Special Plea in Fraud

On October 31, 2015, the U.S. Court of Federal Claims (CoFC) in Horn & Associates, Inc. v. United States (No. 08-415C) rejected three fraud-based counterclaims that were filed by the U.S. Government in response to a breach of contract action brought by the plaintiff, Horn & Associates (Horn), through a certified claim under the Contract Disputes Act (CDA). The counterclaims were asserted under the Special Plea in Fraud statute, the False Claims Act, and the CDA, respectively. The CoFC dismissed the claims because the Government could not establish that Horn had intended for its certified claim to deceive the Government.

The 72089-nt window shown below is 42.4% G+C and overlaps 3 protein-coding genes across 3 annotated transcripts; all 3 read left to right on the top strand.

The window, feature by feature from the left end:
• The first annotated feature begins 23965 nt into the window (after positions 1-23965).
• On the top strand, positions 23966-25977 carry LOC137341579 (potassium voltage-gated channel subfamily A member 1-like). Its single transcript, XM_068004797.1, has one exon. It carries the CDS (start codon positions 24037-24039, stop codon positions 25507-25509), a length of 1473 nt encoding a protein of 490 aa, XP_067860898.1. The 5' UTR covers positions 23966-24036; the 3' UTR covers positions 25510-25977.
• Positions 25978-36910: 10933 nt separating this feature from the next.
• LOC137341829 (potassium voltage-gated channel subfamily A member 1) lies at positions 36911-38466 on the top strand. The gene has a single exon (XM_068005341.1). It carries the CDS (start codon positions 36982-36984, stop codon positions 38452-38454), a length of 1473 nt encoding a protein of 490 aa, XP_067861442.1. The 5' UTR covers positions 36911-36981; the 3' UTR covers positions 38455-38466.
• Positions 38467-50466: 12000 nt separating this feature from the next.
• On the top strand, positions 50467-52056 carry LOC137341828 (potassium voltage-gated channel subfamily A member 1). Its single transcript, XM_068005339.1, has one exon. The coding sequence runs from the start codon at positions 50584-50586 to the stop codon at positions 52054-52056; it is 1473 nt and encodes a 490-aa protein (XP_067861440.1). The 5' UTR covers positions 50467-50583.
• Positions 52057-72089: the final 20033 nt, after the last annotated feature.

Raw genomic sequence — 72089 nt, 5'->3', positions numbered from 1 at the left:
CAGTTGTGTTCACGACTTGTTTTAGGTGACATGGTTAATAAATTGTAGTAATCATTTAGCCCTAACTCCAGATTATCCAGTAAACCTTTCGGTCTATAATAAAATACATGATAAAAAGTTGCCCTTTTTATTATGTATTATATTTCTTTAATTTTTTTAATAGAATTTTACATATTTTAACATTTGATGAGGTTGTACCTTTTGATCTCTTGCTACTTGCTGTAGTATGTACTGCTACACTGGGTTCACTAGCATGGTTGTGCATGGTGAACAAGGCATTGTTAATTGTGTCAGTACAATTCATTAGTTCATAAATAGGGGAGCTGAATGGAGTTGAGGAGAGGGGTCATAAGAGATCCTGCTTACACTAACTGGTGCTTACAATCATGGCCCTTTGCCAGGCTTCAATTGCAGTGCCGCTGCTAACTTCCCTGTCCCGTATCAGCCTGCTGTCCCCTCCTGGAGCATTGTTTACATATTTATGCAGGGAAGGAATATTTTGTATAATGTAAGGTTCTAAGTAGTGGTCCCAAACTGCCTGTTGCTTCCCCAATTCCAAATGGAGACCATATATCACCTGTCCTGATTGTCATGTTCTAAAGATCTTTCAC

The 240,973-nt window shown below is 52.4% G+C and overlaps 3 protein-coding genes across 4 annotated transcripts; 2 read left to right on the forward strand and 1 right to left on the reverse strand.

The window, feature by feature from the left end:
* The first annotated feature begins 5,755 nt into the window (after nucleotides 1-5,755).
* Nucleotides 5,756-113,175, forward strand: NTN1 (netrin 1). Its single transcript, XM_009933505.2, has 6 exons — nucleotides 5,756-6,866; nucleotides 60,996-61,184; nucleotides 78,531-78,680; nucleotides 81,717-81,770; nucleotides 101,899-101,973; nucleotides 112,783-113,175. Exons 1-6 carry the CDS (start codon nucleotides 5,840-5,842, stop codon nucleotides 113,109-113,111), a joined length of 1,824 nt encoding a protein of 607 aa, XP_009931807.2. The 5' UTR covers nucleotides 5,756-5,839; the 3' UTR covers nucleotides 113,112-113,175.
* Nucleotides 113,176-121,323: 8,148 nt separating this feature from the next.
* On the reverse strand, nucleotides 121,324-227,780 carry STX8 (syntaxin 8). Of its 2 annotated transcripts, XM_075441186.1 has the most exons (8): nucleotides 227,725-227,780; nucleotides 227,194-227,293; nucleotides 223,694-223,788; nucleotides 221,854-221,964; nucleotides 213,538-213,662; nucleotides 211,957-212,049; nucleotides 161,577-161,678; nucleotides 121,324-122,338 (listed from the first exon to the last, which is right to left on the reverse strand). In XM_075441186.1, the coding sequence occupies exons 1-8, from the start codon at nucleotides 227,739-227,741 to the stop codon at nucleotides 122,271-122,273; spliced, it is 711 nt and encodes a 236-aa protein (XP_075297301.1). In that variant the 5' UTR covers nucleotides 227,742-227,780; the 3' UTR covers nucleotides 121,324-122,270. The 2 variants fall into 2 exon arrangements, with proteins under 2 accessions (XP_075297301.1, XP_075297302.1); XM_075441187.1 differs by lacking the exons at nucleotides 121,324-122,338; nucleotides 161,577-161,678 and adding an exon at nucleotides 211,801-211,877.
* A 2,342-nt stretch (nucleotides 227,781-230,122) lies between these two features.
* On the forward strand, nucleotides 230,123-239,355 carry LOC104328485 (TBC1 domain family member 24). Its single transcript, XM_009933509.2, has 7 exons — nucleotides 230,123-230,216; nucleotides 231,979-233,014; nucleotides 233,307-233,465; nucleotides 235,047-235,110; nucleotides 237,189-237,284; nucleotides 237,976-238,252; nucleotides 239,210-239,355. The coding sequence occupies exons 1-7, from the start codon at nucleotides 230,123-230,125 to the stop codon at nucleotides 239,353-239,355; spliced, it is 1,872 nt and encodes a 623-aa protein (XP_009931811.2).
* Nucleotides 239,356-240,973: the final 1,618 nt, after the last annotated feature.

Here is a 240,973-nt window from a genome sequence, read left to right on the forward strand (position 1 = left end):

Horn is a cautionary tale for government contractors that submit certified claims under the CDA. As discussed below, Horn was vulnerable to fraud counterclaims because its certified claim was “prepared and presented [] in an unorthodox and unfamiliar manner,” with a confusing quantification and presentation of damages. Although the CoFC dismissed the counterclaims, its opinion could be limited to its particular facts, which involved an unusually difficult calculation of damages. A lesson to be learned, however, is that government contractors might avoid such confusion (and such opportunistic counterclaims) by having sufficient clarity and transparency in the preparation and presentation of their certified claims.
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